Historically, America Both Legalized and Deported Immigrants -- Since 1996 it Only Deports Them
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This article is a response to Joseph H. Carens's Case for Amnesty, and part of a New Democracy Forum on immigration.
Joseph Carens offers a persuasive case for granting amnesty to unauthorized migrants. He argues that liberal democracies should acknowledge the social ties that migrants establish over time, which make them de facto members of society, even if they lack formal legal status. The longer migrants stay in the United States, the stronger their moral claim to remain. In effect, Carens says, the better answer to the misalignment of social inclusion and unlawful status is legalization, not deportation.
Carens writes from the standpoint of the ethical commitments that undergird liberal democratic societies. I would like to add a historical argument. The history of American immigration policy suggests two lessons of current relevance. First, as long as we have had restrictions on immigration, we have had provisions for both deportation and legalization. Carens's argument is worthy, but it also is not new; legalization has always been based on the same principles: length of stay and familial ties to citizens. Second, there is a rough correlation between race and legalization. From the late nineteenth century through the middle of the twentieth, the United States established myriad policies that enabled some irregular migrants from Europe to legalize their status, but harsh policies toward those from China and Mexico.
From the time of the founding of the republic through most of the nineteenth century, immigration to the United States was normatively open. It may be hard for us today to imagine a system with no passports, visas, quotas, green cards, border patrol, deportations. The first restrictive immigration laws were the Chinese exclusion laws, passed by Congress in 1875 and 1882, first barring "Mongolian" prostitutes and then all Chinese laborers. Enforcement included both extreme interrogation of new arrivals and deportation of those without legal status. In 1892 Congress required legally resident Chinese to carry a permit; failure to produce it on demand was punishable by a year's imprisonment at hard labor followed by deportation -- unless one could produce three white witnesses to vouch for one's legal status. The U.S. Supreme Court upheld the permit requirement, ruling in Fong Yue Ting v. United States that aliens entered and remained only by "the license, permission, and sufferance of Congress." The court did strike down the provision for imprisonment at hard labor.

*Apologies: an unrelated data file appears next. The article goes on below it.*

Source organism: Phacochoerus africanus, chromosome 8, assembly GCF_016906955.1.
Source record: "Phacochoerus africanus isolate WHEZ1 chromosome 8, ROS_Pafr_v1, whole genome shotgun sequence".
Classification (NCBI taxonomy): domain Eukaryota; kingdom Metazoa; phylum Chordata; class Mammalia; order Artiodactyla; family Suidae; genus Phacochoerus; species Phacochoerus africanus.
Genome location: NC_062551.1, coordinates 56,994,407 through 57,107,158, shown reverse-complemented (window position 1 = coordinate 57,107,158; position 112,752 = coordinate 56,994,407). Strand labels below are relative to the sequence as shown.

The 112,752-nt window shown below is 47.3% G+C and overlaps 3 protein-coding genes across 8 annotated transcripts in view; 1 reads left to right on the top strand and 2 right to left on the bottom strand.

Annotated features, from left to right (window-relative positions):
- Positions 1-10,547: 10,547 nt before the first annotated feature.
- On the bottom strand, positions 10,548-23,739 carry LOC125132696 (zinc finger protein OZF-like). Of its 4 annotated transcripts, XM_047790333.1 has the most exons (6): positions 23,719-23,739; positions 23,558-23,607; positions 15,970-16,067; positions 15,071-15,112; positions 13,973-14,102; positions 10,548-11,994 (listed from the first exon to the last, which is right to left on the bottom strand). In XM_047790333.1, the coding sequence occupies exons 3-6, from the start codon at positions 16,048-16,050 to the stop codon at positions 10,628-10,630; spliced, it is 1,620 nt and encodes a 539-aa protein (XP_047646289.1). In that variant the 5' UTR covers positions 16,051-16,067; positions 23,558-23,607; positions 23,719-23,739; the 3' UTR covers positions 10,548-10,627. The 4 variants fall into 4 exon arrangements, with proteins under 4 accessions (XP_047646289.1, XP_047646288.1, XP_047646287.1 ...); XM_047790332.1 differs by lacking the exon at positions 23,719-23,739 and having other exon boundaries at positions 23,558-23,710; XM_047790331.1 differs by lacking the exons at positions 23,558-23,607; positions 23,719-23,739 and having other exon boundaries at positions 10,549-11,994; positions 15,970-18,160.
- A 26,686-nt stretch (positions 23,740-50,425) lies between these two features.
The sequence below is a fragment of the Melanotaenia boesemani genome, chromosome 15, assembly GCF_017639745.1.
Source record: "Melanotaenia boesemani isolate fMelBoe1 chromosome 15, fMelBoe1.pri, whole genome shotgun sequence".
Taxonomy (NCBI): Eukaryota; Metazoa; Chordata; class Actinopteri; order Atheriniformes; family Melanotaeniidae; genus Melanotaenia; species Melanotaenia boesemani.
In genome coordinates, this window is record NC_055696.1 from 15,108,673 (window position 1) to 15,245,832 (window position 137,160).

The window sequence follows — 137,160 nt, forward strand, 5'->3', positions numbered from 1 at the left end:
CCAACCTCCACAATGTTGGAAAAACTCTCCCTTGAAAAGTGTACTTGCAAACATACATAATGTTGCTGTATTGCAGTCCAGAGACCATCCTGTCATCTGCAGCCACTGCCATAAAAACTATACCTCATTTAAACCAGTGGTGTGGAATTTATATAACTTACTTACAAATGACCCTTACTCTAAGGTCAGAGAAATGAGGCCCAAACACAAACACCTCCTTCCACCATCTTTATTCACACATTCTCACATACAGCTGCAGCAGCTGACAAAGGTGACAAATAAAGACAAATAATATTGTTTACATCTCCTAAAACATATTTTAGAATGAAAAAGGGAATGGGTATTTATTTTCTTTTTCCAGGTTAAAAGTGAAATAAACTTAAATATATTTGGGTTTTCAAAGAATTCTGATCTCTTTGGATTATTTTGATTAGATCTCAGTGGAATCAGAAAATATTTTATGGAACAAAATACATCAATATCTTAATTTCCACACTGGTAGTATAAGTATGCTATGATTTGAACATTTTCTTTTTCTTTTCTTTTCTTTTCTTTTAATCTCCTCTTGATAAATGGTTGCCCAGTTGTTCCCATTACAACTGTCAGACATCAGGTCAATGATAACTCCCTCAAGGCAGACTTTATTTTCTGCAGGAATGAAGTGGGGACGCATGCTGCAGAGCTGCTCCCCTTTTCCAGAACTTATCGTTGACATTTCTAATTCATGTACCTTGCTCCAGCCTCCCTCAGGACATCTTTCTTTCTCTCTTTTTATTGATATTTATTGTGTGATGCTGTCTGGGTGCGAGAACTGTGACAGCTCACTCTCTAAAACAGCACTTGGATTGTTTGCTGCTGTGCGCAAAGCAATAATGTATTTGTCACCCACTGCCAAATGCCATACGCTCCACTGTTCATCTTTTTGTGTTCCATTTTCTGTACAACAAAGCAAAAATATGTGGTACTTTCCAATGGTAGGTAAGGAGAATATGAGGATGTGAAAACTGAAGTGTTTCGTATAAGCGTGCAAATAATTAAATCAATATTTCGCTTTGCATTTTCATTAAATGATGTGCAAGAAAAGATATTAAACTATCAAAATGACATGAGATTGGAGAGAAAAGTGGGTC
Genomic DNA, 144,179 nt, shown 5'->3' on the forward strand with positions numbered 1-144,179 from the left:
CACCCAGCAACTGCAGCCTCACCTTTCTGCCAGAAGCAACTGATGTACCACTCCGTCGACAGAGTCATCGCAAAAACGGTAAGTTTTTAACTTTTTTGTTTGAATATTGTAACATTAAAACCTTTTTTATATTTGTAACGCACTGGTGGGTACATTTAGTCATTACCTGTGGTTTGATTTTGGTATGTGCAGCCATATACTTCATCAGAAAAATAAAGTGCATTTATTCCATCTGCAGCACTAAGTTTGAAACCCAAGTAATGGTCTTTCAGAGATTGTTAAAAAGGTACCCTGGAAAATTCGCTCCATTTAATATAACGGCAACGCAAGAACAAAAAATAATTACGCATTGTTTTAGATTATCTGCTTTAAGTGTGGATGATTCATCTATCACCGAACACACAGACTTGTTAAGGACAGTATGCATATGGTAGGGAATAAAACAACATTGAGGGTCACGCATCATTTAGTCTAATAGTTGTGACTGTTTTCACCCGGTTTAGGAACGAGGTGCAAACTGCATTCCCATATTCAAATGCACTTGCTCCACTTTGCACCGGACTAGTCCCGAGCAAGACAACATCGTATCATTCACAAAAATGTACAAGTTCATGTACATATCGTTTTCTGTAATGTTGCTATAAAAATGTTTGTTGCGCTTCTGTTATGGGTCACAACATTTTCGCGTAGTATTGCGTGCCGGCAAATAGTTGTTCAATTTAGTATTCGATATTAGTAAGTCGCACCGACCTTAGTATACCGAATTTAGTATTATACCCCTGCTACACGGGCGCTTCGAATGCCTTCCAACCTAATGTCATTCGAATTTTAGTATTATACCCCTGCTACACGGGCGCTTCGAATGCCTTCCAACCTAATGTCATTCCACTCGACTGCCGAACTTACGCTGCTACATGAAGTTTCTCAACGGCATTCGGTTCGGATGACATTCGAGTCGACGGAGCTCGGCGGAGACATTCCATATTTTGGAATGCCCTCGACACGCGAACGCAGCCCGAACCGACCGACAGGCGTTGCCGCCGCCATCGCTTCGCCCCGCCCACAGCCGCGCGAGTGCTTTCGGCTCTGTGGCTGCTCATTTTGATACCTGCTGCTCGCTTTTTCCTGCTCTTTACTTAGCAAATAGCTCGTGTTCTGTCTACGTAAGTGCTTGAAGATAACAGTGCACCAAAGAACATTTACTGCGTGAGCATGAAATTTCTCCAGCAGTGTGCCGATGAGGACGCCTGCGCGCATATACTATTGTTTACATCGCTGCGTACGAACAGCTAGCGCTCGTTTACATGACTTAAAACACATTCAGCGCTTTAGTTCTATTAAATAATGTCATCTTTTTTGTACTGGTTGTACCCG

In 1882 Congress also passed the first general immigration law, which excluded from the United States convicts, lunatics, idiots, and persons likely to become public charges. By World War I the list of excludable categories grew to include contract laborers, persons with "loathsome and contagious disease," prostitutes, polygamists, and anarchists. These exclusions indexed concern over potential drains on the public coffers and fears of moral contaminants. The first deportation law, passed in 1891, authorized the removal of aliens who within one year of arrival became public charges from causes existing prior to landing. The expense of deportation was borne by the steamship company that originally brought the unwanted immigrant. Deportation was thus conceived as appropriate only for persons with limited length of stay in the country. Even as Congress extended the statutes of limitations on removal to five years for certain categories in the early twentieth century, it still hewed to this basic principle. However, that appreciation of immigrant settlement and incorporation did not extend to the Chinese, whose exclusion was based on a racial logic that Chinese were inherently unassimilable. There was no statute of limitation for deporting unauthorized Chinese.
When Congress passed the first numerical restrictions on European immigration in the 1920s, it provided no statutes of limitations for violations of the quota laws, evincing a different attitude toward trespass against the nation's sovereignty than it had toward individual qualification. By the early1930s there was public outcry over the deportation of immigrants, especially those of European origin with longtime residence in the United States. Frances Perkins, who as Secretary of Labor was responsible for enforcing the immigration laws, devised various administrative mechanisms that allowed for the legalization of irregular migrants. By the 1940s and '50s Congress passed legislation for suspension of deportation and legalization of status in cases of long-term residence, marriage to a citizen or a legal immigrant, and where deportation would result in "hardship" to the deportee or to family members left behind. The data suggest that far more Europeans were regularized under these programs than were Latinos or Asians. But both racial advantage and disadvantage were often leavened by ideology: the two big "red scares" of the twentieth century, after World War I and after World War II, especially targeted European-immigrant radicals. During the cold war, the Immigration and Naturalization Service (INS) deported unauthorized Chinese in the United States who were leftists, while offering legalization to unauthorized Chinese who foreswore association with communism.